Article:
Published On: Mon, Oct 21st, 2019

Taste of Le Cordon Bleu Patisserie: Review

From making Genoise sponge and crème patisserie, to crafting a marzipan rose and baking a chocolate fondant, the course covers many of the key techniques to creating perfect pâtisserie. We sent Amy Gerrish along to experience it first hand…

THE COURSE: Taste of Le Cordon Bleu Patisserie (£230)

DURATION: 1 day (8am-2pm)

LOCATION: Le Cordon Bleu London

Sitting on Bloomsbury Square, Le Cordon Bleu London is nestled within a stunning 19th-century terrace. While the outside is haughty London in all its historic glory, the inside couldn’t be more different. White walls decorated with the names of renowned Le Cordon Bleu alumni and fingerprint-scanner access gates greet you when you first step inside. All of a sudden, there’s an overwhelming feeling that – whatever you’re about to embark upon – isn’t going to be your typical cookery class.

What it’s like

This feeling was right, but in the best of ways. The Taste of Le Cordon Bleu Patisserie workshop was an intense six-hour blend of tutorial and practical learning – there was an awful lot packed into that time!

Led by Chef Olivier Mourelon, the demonstrations were well-paced and frequently gave far more detail than was written in the recipe. These expert tips were almost certainly the difference between a standard bake and something truly exceptional – and this advice really does feel invaluable!

There was a lot of information to take in but, in the last hour, everything suddenly came together like a nearly-completed jigsaw puzzle. Except, in this case, the puzzle was, in fact, a beautiful Fraisier cake (think Genoise sponge with crème mousseline, topped with pink marzipan decorated with fresh strawberries and a marzipan rose) and a delectable chocolate fondant with Chantilly cream.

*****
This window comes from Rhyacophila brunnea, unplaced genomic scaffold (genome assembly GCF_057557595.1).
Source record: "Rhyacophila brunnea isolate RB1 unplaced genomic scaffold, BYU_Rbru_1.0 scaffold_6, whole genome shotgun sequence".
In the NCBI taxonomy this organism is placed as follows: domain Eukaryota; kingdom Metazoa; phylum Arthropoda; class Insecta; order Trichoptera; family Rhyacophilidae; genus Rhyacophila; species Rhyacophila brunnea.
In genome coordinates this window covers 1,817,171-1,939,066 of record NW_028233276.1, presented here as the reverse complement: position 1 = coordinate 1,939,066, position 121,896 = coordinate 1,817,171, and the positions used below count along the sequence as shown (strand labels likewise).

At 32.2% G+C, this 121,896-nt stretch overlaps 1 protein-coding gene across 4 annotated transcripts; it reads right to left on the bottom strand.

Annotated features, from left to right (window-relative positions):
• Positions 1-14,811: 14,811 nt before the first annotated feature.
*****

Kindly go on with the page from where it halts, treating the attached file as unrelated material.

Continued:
Creating the many, many component parts of the Fraisier cake is what took the majority of the day. Making the notoriously challenging Genoise sponge was the first order of business (talk about being thrown in at the deep end!), followed by a very thick creme patisserie which was then to become creme mousseline through the addition of butter (very sift) and Kirsch (a good glug).

What I learned

Chocolate fondants came next, while the Genoise was baking, and the crème pat cooling. As Chef Olivier pointed out, the fondant mix can be made well ahead of time and frozen, until you need it. The tricky part of the fondants isn’t so much making them, it’s the cooking. As soon as the top is a little domed and the sides are pulling away from the baking tin, it’s time to get them out of the oven. Sliding a spoon into one should reveal molten chocolate which pools on the plate – absolute heaven!

Assembly and the decoration of the Fraisier cake felt like a rather delicate task, though Chef Olivier made it look incredibly simple. The reality? It wasn’t too bad, and it seemed like the whole class were proud of their Fraisier cake efforts!

Once popped in a cake box – along with the unused fondant mix in a piping bag – we were able to take our treats home. And boy did they taste good with a cuppa!

Amy

Taste of Le Cordon Bleu Patisserie and other short courses run throughout the year. Take a look at what’s on offer at www.cordonbleu.edu/london/cooking-short-courses

 

 

 

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